The Man In The Moon
Believe it or not, one man is buried on the Moon. His name is Eugene Shoemaker, and he pioneered planetary science.
Since time immemorial cultures all across the surface of the Earth have seen a face in the side of the Moon facing us. Our curiosity getting the better of us, we have written all sorts of legends and fables about the identity of the man in the Moon and the story of how he got there. Dante wrote that Cain, the fratricidal figure, was banished to the Moon. In Chinese traditions, the goddess of the Moon, Chang’e winds up on the moon after drinking an immortality elixir.
The first man on the Moon, however, was Neil Armstrong in 1969. He and the other Apollo 11 astronauts explored the moon’s surface and gathered samples to bring home. These samples were of particular interest to the man who would eventually end up interred on the Moon.
Many credit Eugene Shoemaker with pioneering the field of planetary science. Shoemaker, a geologist, combined his knowledge with astronomy to explore the surfaces of moons, planets, and comets during the space race. He trained the astronauts headed to the Moon, and even sat next to Walter Cronkite on air as NASA’s spokesperson on the status of the moon missions. He named many of the craters, valleys, and mountains on the Moon. His contributions proved so great that he even has a whole comet named after him.
In 1994, Comet Shoemaker—Levy 9 gained worldwide attention because it crashed into Jupiter. This impact eventually led to scientists realizing that Jupiter acted as an important “vacuum cleaner” for debris that could otherwise pose a threat to the Earth.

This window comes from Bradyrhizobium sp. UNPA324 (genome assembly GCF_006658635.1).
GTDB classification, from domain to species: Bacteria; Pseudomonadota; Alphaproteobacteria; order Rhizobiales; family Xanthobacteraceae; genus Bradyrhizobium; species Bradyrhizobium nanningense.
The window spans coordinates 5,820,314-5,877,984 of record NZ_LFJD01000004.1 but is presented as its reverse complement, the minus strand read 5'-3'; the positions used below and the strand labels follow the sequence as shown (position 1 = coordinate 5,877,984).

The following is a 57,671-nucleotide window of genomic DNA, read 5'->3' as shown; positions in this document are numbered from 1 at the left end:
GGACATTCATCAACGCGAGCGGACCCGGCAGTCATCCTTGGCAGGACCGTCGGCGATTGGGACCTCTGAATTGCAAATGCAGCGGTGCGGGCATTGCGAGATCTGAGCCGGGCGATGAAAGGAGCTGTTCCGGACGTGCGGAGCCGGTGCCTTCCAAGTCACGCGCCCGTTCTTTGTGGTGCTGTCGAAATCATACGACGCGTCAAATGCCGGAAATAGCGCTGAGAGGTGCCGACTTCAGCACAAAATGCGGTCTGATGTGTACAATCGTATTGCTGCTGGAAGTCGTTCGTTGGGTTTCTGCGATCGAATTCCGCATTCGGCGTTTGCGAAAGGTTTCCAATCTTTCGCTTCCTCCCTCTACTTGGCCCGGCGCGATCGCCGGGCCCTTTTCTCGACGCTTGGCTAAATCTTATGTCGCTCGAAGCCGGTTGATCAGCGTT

Shoemaker spent much of his later life trekking across the globe to find impact craters that had gone unnoticed. Tragically, one of these trips ended in a fatal car crash. Eventually, they sealed Shoemaker’s ashes in a metal cylinder and sent it to the Moon. His wife, Carolyn, who had made many discoveries alongside her husband had an image of the Hale-Bopp comet inscribed on the outside, along with a quote from Romeo and Juliet:
And, when he shall die
Take him and cut him out in little stars
And he will make the face of heaven so fine
That all the world will be in love with night
And pay no worship to the garish sun.
Shoemaker remains the only person ever buried on an extraterrestrial surface. Though many companies have drawn inspiration from science fiction shows like Star Trek to offer space burials, they typically launch these capsules into low Earth orbit. These ashes end up falling into the atmosphere soon after and burn up. Elysium Space, however, wants to send people’s ashes all the way to the Moon, so that they’ll stay in space. The price is about ten thousand dollars, which is the same as the average cost of a regular funeral in the US.